Washington, D.C., March 1, 2018 – Alliance for Justice today released a report on the record of Wendy Vitter, Donald Trump’s nominee for a seat on the U.S. District Court for the Eastern District of Louisiana. AFJ President Nan Aron released the following statement:

“We were deeply concerned to note the glaring omissions in Wendy Vitter’s responses to the Senate Judiciary Questionnaire required of all federal judicial nominees.  Whether this was done accidentally or intentionally, it raises serious questions about integrity, professionalism and thoroughness that should not arise with regard to a potential federal judge. It’s also notable that these omissions seem to include some of her more controversial appearances and statements.”

In the course of reviewing Vitter’s record, AFJ discovered several omissions. AFJ’s report notes that when Goodwin Liu, President Obama’s nominee to the U.S. Court of Appeals for the Ninth Circuit, had to supplement his original questionnaire for the Senate Judiciary Committee, there was an outcry from committee Republicans who stated that Liu’s “unwillingness to take seriously his obligation to complete these basic forms is potentially disqualifying and has placed his nomination in jeopardy.”  Then-Senator Jeff Sessions went so far as to suggest that Liu had committed a felony.

Among other things, the AFJ report finds:

  • Vitter omitted information about a panel she led on “Abortion hurt[ing] women’s health,” in which she endorsed distributing materials that claim that abortions cause breast cancer and that “the pill kills.”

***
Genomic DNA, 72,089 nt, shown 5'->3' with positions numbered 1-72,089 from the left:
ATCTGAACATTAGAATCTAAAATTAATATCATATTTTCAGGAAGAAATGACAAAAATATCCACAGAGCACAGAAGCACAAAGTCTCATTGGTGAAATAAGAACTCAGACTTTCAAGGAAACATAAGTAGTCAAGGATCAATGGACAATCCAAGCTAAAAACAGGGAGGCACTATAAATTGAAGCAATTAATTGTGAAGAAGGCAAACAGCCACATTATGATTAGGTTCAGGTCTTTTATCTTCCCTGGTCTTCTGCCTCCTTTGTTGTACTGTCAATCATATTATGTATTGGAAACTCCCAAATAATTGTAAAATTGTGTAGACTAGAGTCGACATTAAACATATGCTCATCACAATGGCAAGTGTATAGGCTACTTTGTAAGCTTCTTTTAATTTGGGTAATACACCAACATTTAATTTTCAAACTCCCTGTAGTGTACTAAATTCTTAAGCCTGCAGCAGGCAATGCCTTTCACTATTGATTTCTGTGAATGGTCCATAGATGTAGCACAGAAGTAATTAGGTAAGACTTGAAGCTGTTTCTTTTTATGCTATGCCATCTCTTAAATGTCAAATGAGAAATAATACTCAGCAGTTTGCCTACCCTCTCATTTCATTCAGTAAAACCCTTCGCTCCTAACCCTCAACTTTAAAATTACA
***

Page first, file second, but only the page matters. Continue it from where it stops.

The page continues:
• Vitter omitted a speech at a rally against the construction of a Planned Parenthood clinic in New Orleans.
  • Vitter omitted a speech to the Northeast Louisiana Tea Party, as well as statements and at least one ad made on behalf of the political campaign of her husband, former U.S. Senator David Vitter.
  • Vitter worked for the Orleans Parish D.A. office under District Attorney Harry Connick, whose tenure was the subject of intense controversy due to repeated failures to disclose evidence to the defense and resulting exonerations of numerous persons who were falsely convicted.
  • Vitter criticized the placement of Syrian refugees in Louisiana. Her position stands in contrast to that of the Roman Catholic Archdiocese of New Orleans, even though she was working as general counsel to the archdiocese at the time.  The Archdiocese of New Orleans issued a statement supporting the work of Catholic Charities in aiding the refugees and citing the Catholic Church’s “long history of resettling families fleeing violence in their home countries.”

AFJ strongly opposes Vitter’s confirmation. Read the full report here.